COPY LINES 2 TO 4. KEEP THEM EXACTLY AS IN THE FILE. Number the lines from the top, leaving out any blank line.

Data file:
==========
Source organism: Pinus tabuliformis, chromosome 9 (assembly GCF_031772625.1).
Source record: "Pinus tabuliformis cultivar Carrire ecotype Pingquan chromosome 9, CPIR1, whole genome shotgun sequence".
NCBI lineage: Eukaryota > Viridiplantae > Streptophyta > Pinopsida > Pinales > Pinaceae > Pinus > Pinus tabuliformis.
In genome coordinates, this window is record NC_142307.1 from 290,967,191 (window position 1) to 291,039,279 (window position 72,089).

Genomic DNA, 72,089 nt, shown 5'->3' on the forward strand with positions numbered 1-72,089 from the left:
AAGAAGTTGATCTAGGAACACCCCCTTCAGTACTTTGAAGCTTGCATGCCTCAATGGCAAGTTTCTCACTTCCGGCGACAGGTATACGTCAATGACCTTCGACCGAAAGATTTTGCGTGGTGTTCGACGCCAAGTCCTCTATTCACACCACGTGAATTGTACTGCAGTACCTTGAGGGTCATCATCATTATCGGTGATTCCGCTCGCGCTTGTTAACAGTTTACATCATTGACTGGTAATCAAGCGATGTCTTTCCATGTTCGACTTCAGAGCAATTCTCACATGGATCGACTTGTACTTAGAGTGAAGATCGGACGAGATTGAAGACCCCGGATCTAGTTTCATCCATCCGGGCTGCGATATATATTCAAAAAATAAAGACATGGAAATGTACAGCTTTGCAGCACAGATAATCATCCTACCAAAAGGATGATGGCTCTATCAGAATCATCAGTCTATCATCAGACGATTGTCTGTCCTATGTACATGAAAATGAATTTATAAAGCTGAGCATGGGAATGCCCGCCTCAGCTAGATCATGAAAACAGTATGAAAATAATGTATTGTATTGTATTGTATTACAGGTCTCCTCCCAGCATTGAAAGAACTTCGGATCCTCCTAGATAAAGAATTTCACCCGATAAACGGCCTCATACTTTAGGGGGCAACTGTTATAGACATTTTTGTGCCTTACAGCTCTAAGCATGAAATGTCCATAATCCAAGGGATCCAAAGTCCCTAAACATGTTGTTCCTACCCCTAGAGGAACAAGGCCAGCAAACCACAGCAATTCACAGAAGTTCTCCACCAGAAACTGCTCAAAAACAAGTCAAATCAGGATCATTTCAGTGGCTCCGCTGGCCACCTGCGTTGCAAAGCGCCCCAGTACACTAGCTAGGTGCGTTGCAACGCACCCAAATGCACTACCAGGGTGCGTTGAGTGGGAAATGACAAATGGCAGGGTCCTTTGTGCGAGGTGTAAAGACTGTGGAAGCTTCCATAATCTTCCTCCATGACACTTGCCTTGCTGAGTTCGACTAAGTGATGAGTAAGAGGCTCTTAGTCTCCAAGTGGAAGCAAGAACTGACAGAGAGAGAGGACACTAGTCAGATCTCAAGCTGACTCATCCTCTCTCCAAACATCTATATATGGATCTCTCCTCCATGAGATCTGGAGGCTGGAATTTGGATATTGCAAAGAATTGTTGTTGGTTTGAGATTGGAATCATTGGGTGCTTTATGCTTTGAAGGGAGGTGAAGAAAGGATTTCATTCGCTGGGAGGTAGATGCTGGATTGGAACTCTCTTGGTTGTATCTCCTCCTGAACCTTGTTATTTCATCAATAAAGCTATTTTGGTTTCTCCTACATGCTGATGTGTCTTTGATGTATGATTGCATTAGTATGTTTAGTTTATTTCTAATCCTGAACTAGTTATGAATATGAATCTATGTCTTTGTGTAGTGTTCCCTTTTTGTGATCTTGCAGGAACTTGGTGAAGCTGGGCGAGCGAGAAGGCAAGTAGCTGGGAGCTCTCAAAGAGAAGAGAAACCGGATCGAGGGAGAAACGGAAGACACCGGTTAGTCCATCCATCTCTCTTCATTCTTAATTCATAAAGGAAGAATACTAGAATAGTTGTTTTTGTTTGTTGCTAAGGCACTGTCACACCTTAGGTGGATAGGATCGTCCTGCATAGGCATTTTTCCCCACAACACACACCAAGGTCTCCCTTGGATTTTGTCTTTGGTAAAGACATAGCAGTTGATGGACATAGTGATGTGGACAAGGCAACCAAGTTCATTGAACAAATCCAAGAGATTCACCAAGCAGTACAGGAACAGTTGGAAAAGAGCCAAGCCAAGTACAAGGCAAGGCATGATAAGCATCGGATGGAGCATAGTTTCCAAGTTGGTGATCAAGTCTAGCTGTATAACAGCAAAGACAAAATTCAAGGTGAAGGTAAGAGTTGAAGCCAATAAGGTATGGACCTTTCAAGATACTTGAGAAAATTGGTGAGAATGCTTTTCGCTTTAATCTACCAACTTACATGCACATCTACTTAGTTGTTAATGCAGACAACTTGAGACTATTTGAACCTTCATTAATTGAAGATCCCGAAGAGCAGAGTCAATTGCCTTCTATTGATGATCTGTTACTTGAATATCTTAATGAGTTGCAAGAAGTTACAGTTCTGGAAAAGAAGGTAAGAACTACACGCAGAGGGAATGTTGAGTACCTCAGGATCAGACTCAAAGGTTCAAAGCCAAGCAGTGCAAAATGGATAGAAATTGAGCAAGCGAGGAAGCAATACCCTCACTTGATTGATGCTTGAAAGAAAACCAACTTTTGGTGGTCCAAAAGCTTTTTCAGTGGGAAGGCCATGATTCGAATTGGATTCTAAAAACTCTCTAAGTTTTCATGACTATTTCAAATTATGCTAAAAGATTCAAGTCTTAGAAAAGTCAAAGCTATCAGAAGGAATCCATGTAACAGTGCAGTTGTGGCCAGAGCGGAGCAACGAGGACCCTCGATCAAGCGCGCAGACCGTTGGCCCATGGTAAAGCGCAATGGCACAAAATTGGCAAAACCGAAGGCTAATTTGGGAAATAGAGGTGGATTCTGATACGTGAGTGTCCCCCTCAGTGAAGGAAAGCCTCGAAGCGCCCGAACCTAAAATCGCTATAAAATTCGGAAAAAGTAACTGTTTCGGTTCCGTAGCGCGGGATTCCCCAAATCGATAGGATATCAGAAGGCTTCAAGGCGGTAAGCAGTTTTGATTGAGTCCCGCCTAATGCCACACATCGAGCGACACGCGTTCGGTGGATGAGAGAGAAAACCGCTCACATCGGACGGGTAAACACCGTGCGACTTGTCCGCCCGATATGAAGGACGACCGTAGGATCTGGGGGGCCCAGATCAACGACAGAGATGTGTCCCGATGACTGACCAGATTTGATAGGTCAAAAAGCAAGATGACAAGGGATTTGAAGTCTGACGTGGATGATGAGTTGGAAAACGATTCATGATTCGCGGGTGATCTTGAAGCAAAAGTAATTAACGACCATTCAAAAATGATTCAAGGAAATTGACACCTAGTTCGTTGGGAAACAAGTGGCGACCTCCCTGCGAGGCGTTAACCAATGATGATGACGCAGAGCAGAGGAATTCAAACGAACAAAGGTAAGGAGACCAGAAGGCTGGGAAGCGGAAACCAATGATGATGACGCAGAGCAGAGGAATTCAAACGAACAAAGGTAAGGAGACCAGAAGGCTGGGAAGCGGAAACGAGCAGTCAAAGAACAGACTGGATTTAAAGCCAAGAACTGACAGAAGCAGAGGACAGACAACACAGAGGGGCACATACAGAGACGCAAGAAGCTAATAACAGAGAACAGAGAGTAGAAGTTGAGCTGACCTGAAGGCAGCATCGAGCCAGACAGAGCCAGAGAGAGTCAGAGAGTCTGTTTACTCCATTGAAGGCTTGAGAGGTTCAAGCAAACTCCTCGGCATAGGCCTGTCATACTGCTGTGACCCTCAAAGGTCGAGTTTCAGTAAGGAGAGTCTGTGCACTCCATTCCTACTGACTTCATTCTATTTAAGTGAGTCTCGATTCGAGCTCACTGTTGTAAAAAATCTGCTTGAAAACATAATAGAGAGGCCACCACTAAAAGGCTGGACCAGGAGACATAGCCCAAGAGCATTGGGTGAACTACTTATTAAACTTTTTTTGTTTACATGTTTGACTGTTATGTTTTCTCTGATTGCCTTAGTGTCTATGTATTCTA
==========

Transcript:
Source record: "Pinus tabuliformis cultivar Carrire ecotype Pingquan chromosome 9, CPIR1, whole genome shotgun sequence".
NCBI lineage: Eukaryota > Viridiplantae > Streptophyta > Pinopsida > Pinales > Pinaceae > Pinus > Pinus tabuliformis.
In genome coordinates, this window is record NC_142307.1 from 290,967,191 (window position 1) to 291,039,279 (window position 72,089).